It’s a bit of a surprise, then, when Rumlow ends a story about Rollins and an unfortunate encounter with a polar bear during an arctic stakeout by asking, “So the missing picture, it was of your friend?”
Steve starts; he hadn’t realized how much he was zoning out. “It—yeah. Yes, it was.”
“Who was he?”
“Bucky,” Steve replies, and Rumlow nods like he understands. Which he probably does, of course; from what Steve has heard, memorizing all the Howlies’ names is a right of passage in middle-school history classes across the country.
“He must’ve meant a lot, for you to get so upset about losing a photo.”
Steve almost protests; there’s no way he lost it, but he can’t see the point of humiliating himself further. “He did. The picture’s nothing special; I can print another one out. But…”
He hesitates, not sure if he should finish his thought. But what the hell: he doesn’t have much in the way of friends down here in DC, and besides, he ought to be on good terms with the STRIKE commander. “It’s just, I lost him once, you know? Photos are all I got left. I owe it to him to keep them close.”
Rumlow nods again, his eyes sympathetic. “Hell, we all make mistakes. Can’t tell you how many times I’ve put my phone down somewhere and just left it there. It’s a good fucking thing I don’t keep any work shit on there, or half of DC’d know all of SHIELD’s secrets.”
It isn’t like that, not at all. But before Steve can raise any objections, Rumlow throws him off once again, with, “Was he your boy?”
Shock prevents the denials from immediately pouring out of his throat. Not for long—his reaction time is meant to be superhuman, after all—but long enough that his response of, “I’m not sure what you mean,” sounds weak even to his ears.
“Hey, it’s okay. I won’t tell anyone, but I mean. You don’t gotta lie. People are allowed to talk about that sorta shit these days.” Rumlow smiles crookedly at him. “Tell you the truth, I’ve been known to swing that way now and again.”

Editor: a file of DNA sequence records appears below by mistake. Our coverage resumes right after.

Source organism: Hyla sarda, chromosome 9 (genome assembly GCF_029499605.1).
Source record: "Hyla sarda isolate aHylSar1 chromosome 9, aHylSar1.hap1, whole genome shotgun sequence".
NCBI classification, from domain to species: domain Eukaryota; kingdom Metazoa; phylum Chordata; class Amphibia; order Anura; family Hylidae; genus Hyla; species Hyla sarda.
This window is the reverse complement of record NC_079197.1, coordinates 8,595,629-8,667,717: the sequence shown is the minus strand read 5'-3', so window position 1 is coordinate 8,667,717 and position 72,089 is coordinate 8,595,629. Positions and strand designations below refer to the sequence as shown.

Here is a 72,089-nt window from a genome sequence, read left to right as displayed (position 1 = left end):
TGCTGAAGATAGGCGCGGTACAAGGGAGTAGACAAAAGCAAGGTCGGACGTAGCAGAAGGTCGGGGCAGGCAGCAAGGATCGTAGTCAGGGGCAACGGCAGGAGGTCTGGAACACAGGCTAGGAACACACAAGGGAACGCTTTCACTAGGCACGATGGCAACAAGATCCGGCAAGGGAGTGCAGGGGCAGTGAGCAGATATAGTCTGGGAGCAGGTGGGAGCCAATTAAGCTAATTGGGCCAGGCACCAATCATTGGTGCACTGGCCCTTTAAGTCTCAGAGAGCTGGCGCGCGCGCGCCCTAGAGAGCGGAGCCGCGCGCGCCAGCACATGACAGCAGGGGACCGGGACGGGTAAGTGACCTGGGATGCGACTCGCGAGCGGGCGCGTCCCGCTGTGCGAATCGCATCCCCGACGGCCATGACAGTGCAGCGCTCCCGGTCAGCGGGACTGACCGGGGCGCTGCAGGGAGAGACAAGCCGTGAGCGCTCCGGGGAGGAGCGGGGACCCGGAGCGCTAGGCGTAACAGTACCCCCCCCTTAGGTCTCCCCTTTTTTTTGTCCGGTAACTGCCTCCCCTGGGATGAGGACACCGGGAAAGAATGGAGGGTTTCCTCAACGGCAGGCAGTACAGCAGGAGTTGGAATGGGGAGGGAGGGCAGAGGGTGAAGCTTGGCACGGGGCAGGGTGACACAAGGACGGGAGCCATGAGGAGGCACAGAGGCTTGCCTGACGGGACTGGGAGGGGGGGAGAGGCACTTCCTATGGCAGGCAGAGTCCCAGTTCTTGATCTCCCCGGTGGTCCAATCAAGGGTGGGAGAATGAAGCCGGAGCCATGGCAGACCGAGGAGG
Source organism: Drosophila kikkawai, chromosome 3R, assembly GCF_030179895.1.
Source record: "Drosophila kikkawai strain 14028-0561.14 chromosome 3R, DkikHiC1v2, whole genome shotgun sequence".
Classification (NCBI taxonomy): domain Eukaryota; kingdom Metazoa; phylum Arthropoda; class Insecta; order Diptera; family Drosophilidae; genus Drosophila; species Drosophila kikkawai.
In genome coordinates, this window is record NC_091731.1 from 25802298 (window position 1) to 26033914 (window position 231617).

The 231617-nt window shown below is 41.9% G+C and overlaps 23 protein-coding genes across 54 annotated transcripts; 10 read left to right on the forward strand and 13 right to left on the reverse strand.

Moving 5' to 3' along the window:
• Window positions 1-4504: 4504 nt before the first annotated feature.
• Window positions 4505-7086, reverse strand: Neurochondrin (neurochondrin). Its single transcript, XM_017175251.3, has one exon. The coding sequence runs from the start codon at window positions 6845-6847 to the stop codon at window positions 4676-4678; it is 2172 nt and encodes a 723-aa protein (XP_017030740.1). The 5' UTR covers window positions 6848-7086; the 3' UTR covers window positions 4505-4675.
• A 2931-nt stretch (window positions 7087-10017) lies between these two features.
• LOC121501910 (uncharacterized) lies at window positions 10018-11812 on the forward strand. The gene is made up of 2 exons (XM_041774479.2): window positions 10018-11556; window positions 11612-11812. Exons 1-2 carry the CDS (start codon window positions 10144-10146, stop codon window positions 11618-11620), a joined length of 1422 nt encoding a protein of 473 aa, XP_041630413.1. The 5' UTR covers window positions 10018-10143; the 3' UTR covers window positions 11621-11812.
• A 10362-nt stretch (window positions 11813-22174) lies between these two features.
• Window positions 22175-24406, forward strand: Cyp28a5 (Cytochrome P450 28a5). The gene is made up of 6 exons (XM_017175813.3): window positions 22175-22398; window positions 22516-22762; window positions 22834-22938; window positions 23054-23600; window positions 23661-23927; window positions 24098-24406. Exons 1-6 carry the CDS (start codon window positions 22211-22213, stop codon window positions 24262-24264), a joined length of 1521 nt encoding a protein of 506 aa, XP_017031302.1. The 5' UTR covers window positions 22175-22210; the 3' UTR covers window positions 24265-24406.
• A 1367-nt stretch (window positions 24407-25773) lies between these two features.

His world tilts half a degree to the side, throwing everything off-balance. There’s no good reason for Steve to feel this unmoored. It’s just that between the missing picture and Rumlow somehow instantly seeing through a secret Steve has kept his whole life, and now him taking Steve into his confidence like this—everything feels even more unreal than the future usually does.
“It’s okay,” Rumlow says again. “I’m used to keeping it on the down-low ‘cause I served under DADT, and honestly, a lot of the guys on the team would probably give me shit for it. But they’d still have my back, I mean. We give each other shit about everything, you know?”
Steve nods. “Thanks for telling me. I… I know it can take a lot.”
Rumlow smiles at him and swallows the last of his beer. “I trust you, Steve. Wouldn’t follow you if I didn’t.”
And there’s something in the way he says it that makes Steve feel like he means it—or, more accurately, like he means more than that. Like he’s seeing Steve for Steve.